Background and Objectives Detecting the intravascular placement of epidural catheters is essential to avoid local anesthetic toxicity. Small doses of intravenous local anesthetics produce changes in sensorium and are often used to test newly placed epidural catheters. Many parturients receive nalbuphine for analgesia prior to epidural catheter placement. This study examines how nalbuphine premedication influences symptoms following intravenous 2-chloroprocaine.
Methods Thirty-one volunteers were randomized to receive premedication with placebo or 0.15 mg/kg of nalbuphine intravenously. Starting 10 minutes later, intravenous injections of 0.0, 0.3, 0.6, 0.9, 1.2, and 1.5 mg/kg of 2-chloroprocaine were given in random order at 10 minute intervals. After each injection, volunteers were asked to report changes in hearing, taste, or other symptoms.
Results Symptoms reported (in decreasing order of frequency) were auditory changes, taste changes, dizziness/lightheadedness, tingling in the extremities, and visual changes. The probability that volunteers will report symptoms is proportional to the dose of 2-chloroprocaine administered (auditory symptoms, P < .001; taste symptoms, P = .01; any symptoms, P < .001). Nalbuphine-premedicated volunteers were more likely to report symptoms (auditory symptoms, P = .004; taste symptoms, P = .004; any symptoms, P = .02). A dose of at least 1.5 mg/kg appears to be necessary to produce a 90% probability that patients will report symptoms when they receive 2-chloroprocaine intravenously.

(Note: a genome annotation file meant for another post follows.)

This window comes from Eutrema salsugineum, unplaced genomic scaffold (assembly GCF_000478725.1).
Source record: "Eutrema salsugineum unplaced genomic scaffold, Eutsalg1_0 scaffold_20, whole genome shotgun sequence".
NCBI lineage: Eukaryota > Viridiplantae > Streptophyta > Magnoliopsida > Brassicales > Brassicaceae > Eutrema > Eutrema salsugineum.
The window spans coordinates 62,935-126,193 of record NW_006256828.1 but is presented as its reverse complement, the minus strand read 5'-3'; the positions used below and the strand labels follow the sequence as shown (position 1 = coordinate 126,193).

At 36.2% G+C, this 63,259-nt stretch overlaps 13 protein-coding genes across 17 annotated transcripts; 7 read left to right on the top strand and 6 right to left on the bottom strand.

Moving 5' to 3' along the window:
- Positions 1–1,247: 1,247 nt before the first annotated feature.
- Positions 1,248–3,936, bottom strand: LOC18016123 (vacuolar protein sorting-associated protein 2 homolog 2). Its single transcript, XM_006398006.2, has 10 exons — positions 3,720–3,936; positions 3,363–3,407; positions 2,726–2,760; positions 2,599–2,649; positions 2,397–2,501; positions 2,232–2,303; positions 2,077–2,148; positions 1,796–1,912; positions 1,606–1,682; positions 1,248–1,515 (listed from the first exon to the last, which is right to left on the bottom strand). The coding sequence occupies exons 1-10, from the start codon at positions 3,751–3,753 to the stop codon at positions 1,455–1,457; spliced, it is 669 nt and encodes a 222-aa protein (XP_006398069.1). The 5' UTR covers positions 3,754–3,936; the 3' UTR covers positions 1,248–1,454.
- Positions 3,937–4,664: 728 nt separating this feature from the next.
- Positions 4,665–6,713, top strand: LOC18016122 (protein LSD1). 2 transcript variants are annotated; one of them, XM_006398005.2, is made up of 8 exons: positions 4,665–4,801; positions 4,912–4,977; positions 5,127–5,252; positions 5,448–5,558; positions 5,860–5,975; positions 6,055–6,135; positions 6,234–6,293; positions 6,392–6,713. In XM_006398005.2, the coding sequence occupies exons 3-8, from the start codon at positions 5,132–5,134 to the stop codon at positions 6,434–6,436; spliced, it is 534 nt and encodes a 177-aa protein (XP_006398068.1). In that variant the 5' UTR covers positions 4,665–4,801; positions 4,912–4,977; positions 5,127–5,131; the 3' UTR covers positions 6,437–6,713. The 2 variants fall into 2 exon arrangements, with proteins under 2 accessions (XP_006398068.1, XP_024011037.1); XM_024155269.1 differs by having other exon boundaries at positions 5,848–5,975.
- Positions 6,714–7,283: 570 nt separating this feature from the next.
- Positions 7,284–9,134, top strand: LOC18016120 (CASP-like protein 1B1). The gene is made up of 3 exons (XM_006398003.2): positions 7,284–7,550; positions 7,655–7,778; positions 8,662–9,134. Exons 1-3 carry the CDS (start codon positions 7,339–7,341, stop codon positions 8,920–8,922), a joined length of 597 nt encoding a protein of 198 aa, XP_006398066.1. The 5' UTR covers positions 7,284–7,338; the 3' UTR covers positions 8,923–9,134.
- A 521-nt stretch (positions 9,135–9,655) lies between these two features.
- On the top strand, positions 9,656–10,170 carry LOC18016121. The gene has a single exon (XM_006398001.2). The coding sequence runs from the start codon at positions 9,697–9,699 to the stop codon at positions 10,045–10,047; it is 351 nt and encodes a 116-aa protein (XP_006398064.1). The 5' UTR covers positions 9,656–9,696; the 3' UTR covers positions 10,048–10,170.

Conclusions This study suggests that patients who receive nalbuphine for analgesia prior to epidural placement will be more likely to report symptoms after receiving intravenous 2-chloroprocaine during epidural test dosing.
- adverse effects
- obstetric anesthesia
- intravascular placement
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Presented at the annual meeting of the American Society of Anesthesiologists, San Francisco, October 1994, and the annual meeting of the Society for Obstetric Anesthesia and Perinatology, Montreal, May 1995.